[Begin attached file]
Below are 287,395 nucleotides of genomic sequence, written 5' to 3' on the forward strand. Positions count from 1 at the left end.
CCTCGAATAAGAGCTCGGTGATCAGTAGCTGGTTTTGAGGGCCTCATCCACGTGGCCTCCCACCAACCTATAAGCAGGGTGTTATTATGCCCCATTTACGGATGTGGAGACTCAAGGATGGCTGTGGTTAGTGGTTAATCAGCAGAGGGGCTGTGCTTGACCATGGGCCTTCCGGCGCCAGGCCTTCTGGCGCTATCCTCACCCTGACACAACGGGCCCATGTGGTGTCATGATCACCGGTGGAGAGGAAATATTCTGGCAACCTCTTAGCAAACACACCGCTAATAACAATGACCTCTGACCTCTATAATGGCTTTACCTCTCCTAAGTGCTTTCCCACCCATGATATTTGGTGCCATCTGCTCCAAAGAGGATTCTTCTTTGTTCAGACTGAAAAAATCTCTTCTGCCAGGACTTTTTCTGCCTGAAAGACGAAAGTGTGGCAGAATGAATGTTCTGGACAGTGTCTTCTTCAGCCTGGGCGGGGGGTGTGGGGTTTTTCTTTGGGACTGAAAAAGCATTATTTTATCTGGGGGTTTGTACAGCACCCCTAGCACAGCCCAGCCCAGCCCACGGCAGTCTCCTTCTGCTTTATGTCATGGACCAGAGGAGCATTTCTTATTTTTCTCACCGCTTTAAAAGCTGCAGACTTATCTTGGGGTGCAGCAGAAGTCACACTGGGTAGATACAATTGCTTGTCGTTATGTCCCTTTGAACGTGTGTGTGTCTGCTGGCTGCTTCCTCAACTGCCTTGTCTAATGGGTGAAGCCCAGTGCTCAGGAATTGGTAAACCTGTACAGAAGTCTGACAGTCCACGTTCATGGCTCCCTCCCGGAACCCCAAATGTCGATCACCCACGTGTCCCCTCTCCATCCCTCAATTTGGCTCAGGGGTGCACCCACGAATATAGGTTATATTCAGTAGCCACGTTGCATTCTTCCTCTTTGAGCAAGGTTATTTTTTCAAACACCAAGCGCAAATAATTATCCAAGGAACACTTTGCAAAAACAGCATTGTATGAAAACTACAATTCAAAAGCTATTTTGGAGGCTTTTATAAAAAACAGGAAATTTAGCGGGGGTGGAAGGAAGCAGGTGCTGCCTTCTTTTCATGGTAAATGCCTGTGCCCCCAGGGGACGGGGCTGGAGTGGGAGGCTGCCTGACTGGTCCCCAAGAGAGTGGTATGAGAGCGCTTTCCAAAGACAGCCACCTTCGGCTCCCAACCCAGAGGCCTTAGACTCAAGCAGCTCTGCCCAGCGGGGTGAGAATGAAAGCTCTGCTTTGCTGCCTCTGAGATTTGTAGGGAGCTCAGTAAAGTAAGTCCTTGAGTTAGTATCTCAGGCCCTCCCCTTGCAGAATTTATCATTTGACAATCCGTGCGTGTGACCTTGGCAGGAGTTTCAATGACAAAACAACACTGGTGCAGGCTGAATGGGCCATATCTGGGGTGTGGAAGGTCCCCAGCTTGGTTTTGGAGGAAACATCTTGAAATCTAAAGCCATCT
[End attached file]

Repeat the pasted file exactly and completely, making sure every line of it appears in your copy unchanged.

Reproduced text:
Below are 287,395 nucleotides of genomic sequence, written 5' to 3' on the forward strand. Positions count from 1 at the left end.
CCTCGAATAAGAGCTCGGTGATCAGTAGCTGGTTTTGAGGGCCTCATCCACGTGGCCTCCCACCAACCTATAAGCAGGGTGTTATTATGCCCCATTTACGGATGTGGAGACTCAAGGATGGCTGTGGTTAGTGGTTAATCAGCAGAGGGGCTGTGCTTGACCATGGGCCTTCCGGCGCCAGGCCTTCTGGCGCTATCCTCACCCTGACACAACGGGCCCATGTGGTGTCATGATCACCGGTGGAGAGGAAATATTCTGGCAACCTCTTAGCAAACACACCGCTAATAACAATGACCTCTGACCTCTATAATGGCTTTACCTCTCCTAAGTGCTTTCCCACCCATGATATTTGGTGCCATCTGCTCCAAAGAGGATTCTTCTTTGTTCAGACTGAAAAAATCTCTTCTGCCAGGACTTTTTCTGCCTGAAAGACGAAAGTGTGGCAGAATGAATGTTCTGGACAGTGTCTTCTTCAGCCTGGGCGGGGGGTGTGGGGTTTTTCTTTGGGACTGAAAAAGCATTATTTTATCTGGGGGTTTGTACAGCACCCCTAGCACAGCCCAGCCCAGCCCACGGCAGTCTCCTTCTGCTTTATGTCATGGACCAGAGGAGCATTTCTTATTTTTCTCACCGCTTTAAAAGCTGCAGACTTATCTTGGGGTGCAGCAGAAGTCACACTGGGTAGATACAATTGCTTGTCGTTATGTCCCTTTGAACGTGTGTGTGTCTGCTGGCTGCTTCCTCAACTGCCTTGTCTAATGGGTGAAGCCCAGTGCTCAGGAATTGGTAAACCTGTACAGAAGTCTGACAGTCCACGTTCATGGCTCCCTCCCGGAACCCCAAATGTCGATCACCCACGTGTCCCCTCTCCATCCCTCAATTTGGCTCAGGGGTGCACCCACGAATATAGGTTATATTCAGTAGCCACGTTGCATTCTTCCTCTTTGAGCAAGGTTATTTTTTCAAACACCAAGCGCAAATAATTATCCAAGGAACACTTTGCAAAAACAGCATTGTATGAAAACTACAATTCAAAAGCTATTTTGGAGGCTTTTATAAAAAACAGGAAATTTAGCGGGGGTGGAAGGAAGCAGGTGCTGCCTTCTTTTCATGGTAAATGCCTGTGCCCCCAGGGGACGGGGCTGGAGTGGGAGGCTGCCTGACTGGTCCCCAAGAGAGTGGTATGAGAGCGCTTTCCAAAGACAGCCACCTTCGGCTCCCAACCCAGAGGCCTTAGACTCAAGCAGCTCTGCCCAGCGGGGTGAGAATGAAAGCTCTGCTTTGCTGCCTCTGAGATTTGTAGGGAGCTCAGTAAAGTAAGTCCTTGAGTTAGTATCTCAGGCCCTCCCCTTGCAGAATTTATCATTTGACAATCCGTGCGTGTGACCTTGGCAGGAGTTTCAATGACAAAACAACACTGGTGCAGGCTGAATGGGCCATATCTGGGGTGTGGAAGGTCCCCAGCTTGGTTTTGGAGGAAACATCTTGAAATCTAAAGCCATCT